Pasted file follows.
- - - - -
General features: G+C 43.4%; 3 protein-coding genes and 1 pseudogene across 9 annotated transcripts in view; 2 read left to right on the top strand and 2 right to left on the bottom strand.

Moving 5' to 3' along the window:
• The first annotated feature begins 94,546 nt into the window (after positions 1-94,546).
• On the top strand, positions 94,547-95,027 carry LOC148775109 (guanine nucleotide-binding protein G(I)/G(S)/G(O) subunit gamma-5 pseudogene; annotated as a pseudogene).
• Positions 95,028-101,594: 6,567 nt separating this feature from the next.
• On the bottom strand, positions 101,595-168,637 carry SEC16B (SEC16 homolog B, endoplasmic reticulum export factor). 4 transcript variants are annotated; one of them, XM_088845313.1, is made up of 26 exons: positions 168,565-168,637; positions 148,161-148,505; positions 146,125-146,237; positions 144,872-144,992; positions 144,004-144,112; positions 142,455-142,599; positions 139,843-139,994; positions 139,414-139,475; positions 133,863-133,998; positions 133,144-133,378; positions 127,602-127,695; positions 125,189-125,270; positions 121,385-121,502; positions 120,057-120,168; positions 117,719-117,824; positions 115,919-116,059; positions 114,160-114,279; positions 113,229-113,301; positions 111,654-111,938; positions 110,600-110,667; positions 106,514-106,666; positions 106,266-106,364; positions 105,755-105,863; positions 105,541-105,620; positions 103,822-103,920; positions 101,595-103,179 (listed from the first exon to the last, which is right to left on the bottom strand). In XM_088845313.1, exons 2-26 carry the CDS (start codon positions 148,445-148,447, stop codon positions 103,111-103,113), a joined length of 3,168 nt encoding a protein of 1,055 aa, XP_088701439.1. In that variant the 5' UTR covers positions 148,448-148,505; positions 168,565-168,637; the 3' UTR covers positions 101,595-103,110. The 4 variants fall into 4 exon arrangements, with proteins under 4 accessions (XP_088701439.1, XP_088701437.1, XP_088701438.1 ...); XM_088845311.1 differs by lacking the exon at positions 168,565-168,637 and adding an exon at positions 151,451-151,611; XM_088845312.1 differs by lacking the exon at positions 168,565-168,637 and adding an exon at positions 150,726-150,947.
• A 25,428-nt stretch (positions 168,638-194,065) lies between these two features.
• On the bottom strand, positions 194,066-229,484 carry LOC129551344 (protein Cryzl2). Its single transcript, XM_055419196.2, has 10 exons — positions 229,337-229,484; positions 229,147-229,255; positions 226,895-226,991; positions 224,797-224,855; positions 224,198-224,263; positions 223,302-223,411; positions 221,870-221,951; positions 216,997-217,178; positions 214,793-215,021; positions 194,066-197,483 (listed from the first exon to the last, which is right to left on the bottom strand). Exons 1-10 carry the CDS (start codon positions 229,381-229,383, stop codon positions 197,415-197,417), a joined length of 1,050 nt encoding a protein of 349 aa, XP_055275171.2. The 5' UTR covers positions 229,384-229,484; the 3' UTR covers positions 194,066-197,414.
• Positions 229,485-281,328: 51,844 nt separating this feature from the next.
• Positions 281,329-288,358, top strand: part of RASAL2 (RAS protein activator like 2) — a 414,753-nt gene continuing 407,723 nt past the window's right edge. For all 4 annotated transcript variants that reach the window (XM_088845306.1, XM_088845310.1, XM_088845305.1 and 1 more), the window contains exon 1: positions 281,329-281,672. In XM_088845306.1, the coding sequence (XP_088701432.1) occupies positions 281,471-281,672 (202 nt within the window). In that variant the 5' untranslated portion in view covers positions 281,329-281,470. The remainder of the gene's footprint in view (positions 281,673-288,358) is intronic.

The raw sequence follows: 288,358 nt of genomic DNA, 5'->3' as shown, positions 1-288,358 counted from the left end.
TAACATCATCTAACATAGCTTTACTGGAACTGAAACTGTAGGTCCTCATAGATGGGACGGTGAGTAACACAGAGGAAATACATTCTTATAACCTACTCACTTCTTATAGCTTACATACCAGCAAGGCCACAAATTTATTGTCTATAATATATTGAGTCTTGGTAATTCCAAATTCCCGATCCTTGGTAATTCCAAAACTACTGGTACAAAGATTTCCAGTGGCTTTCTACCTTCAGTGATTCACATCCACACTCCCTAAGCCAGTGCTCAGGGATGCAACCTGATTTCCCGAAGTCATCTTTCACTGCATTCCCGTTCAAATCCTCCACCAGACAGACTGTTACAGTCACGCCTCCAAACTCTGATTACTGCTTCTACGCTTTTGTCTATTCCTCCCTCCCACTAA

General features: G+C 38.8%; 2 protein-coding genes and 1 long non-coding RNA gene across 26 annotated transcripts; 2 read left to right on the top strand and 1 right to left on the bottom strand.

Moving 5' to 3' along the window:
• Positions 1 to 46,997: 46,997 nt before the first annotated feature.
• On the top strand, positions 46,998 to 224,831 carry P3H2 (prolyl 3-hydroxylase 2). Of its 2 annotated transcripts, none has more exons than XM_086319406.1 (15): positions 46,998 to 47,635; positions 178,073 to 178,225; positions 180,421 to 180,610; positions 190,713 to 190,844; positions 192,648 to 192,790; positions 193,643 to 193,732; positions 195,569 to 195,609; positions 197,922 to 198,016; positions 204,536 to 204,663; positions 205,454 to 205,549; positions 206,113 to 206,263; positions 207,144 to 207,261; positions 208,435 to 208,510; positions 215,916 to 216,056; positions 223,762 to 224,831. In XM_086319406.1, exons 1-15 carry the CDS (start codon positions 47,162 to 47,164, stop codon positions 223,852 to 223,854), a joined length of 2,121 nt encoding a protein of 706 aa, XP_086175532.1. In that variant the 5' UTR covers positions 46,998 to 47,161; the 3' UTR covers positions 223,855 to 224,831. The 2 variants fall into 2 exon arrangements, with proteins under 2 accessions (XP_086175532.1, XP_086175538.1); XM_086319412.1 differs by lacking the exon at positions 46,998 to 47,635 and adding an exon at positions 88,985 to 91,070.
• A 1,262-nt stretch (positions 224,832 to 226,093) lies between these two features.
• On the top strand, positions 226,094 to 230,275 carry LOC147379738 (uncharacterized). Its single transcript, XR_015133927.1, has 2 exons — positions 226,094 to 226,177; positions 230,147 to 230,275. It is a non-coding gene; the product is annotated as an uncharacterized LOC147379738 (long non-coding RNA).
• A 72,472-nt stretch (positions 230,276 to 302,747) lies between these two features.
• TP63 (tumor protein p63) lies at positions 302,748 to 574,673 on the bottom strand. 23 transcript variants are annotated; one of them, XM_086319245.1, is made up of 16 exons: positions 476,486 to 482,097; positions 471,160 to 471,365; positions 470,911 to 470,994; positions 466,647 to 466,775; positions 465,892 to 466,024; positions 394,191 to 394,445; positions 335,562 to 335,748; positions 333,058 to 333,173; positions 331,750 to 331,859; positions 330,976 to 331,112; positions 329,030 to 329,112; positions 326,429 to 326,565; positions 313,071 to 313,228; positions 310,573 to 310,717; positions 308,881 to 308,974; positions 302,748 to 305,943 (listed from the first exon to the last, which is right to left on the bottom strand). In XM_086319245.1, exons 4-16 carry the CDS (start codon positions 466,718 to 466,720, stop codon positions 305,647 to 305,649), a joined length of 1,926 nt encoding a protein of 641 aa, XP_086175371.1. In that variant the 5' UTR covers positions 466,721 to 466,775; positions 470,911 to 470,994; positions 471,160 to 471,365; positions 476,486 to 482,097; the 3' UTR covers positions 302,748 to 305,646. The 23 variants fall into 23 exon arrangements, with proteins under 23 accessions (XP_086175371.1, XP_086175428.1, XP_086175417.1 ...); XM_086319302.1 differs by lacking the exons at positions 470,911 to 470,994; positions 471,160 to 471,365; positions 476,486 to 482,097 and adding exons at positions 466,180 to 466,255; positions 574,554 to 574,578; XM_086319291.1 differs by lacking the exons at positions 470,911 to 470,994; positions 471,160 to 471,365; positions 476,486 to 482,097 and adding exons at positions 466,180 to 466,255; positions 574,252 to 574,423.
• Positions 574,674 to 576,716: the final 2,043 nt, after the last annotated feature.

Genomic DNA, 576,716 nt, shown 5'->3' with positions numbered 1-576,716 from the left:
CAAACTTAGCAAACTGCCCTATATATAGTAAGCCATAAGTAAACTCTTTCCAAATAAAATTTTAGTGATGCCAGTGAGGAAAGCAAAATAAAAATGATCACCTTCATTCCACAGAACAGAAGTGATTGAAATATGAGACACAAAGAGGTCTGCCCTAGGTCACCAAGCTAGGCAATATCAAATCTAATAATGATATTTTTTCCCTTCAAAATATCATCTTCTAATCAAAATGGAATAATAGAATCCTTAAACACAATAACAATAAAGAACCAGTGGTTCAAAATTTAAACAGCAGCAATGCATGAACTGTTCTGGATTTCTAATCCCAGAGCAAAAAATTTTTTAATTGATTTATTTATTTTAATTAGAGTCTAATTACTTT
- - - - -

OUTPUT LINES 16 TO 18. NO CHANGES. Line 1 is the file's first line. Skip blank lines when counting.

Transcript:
• On the top strand, positions 46,998 to 224,831 carry P3H2 (prolyl 3-hydroxylase 2). Of its 2 annotated transcripts, none has more exons than XM_086319406.1 (15): positions 46,998 to 47,635; positions 178,073 to 178,225; positions 180,421 to 180,610; positions 190,713 to 190,844; positions 192,648 to 192,790; positions 193,643 to 193,732; positions 195,569 to 195,609; positions 197,922 to 198,016; positions 204,536 to 204,663; positions 205,454 to 205,549; positions 206,113 to 206,263; positions 207,144 to 207,261; positions 208,435 to 208,510; positions 215,916 to 216,056; positions 223,762 to 224,831. In XM_086319406.1, exons 1-15 carry the CDS (start codon positions 47,162 to 47,164, stop codon positions 223,852 to 223,854), a joined length of 2,121 nt encoding a protein of 706 aa, XP_086175532.1. In that variant the 5' UTR covers positions 46,998 to 47,161; the 3' UTR covers positions 223,855 to 224,831. The 2 variants fall into 2 exon arrangements, with proteins under 2 accessions (XP_086175532.1, XP_086175538.1); XM_086319412.1 differs by lacking the exon at positions 46,998 to 47,635 and adding an exon at positions 88,985 to 91,070.
• A 1,262-nt stretch (positions 224,832 to 226,093) lies between these two features.
• On the top strand, positions 226,094 to 230,275 carry LOC147379738 (uncharacterized). Its single transcript, XR_015133927.1, has 2 exons — positions 226,094 to 226,177; positions 230,147 to 230,275. It is a non-coding gene; the product is annotated as an uncharacterized LOC147379738 (long non-coding RNA).